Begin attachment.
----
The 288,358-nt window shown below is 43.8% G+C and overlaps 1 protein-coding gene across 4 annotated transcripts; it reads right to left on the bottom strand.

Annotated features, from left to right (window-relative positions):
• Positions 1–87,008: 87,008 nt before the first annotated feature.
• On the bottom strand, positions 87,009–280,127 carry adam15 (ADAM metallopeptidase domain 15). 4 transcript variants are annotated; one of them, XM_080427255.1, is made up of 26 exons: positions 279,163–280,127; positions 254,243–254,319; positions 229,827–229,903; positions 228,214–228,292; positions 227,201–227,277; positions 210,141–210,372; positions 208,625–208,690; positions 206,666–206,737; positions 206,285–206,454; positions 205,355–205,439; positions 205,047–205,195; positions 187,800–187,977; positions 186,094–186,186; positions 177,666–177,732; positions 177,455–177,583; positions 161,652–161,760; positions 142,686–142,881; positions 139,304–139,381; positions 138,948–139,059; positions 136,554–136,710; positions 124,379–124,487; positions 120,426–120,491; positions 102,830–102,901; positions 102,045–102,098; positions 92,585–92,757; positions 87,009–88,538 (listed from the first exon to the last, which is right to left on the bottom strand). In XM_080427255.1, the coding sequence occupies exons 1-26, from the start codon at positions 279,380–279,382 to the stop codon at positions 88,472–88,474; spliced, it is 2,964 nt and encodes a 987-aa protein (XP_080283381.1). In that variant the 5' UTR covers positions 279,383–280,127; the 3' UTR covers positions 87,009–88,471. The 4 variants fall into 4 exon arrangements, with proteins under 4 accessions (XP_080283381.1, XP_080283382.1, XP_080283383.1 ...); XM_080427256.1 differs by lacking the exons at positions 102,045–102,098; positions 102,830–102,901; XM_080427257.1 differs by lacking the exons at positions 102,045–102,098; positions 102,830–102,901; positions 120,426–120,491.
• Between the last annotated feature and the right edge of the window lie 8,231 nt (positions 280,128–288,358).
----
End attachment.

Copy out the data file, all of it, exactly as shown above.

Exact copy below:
The 288,358-nt window shown below is 43.8% G+C and overlaps 1 protein-coding gene across 4 annotated transcripts; it reads right to left on the bottom strand.

Annotated features, from left to right (window-relative positions):
• Positions 1–87,008: 87,008 nt before the first annotated feature.
• On the bottom strand, positions 87,009–280,127 carry adam15 (ADAM metallopeptidase domain 15). 4 transcript variants are annotated; one of them, XM_080427255.1, is made up of 26 exons: positions 279,163–280,127; positions 254,243–254,319; positions 229,827–229,903; positions 228,214–228,292; positions 227,201–227,277; positions 210,141–210,372; positions 208,625–208,690; positions 206,666–206,737; positions 206,285–206,454; positions 205,355–205,439; positions 205,047–205,195; positions 187,800–187,977; positions 186,094–186,186; positions 177,666–177,732; positions 177,455–177,583; positions 161,652–161,760; positions 142,686–142,881; positions 139,304–139,381; positions 138,948–139,059; positions 136,554–136,710; positions 124,379–124,487; positions 120,426–120,491; positions 102,830–102,901; positions 102,045–102,098; positions 92,585–92,757; positions 87,009–88,538 (listed from the first exon to the last, which is right to left on the bottom strand). In XM_080427255.1, the coding sequence occupies exons 1-26, from the start codon at positions 279,380–279,382 to the stop codon at positions 88,472–88,474; spliced, it is 2,964 nt and encodes a 987-aa protein (XP_080283381.1). In that variant the 5' UTR covers positions 279,383–280,127; the 3' UTR covers positions 87,009–88,471. The 4 variants fall into 4 exon arrangements, with proteins under 4 accessions (XP_080283381.1, XP_080283382.1, XP_080283383.1 ...); XM_080427256.1 differs by lacking the exons at positions 102,045–102,098; positions 102,830–102,901; XM_080427257.1 differs by lacking the exons at positions 102,045–102,098; positions 102,830–102,901; positions 120,426–120,491.
• Between the last annotated feature and the right edge of the window lie 8,231 nt (positions 280,128–288,358).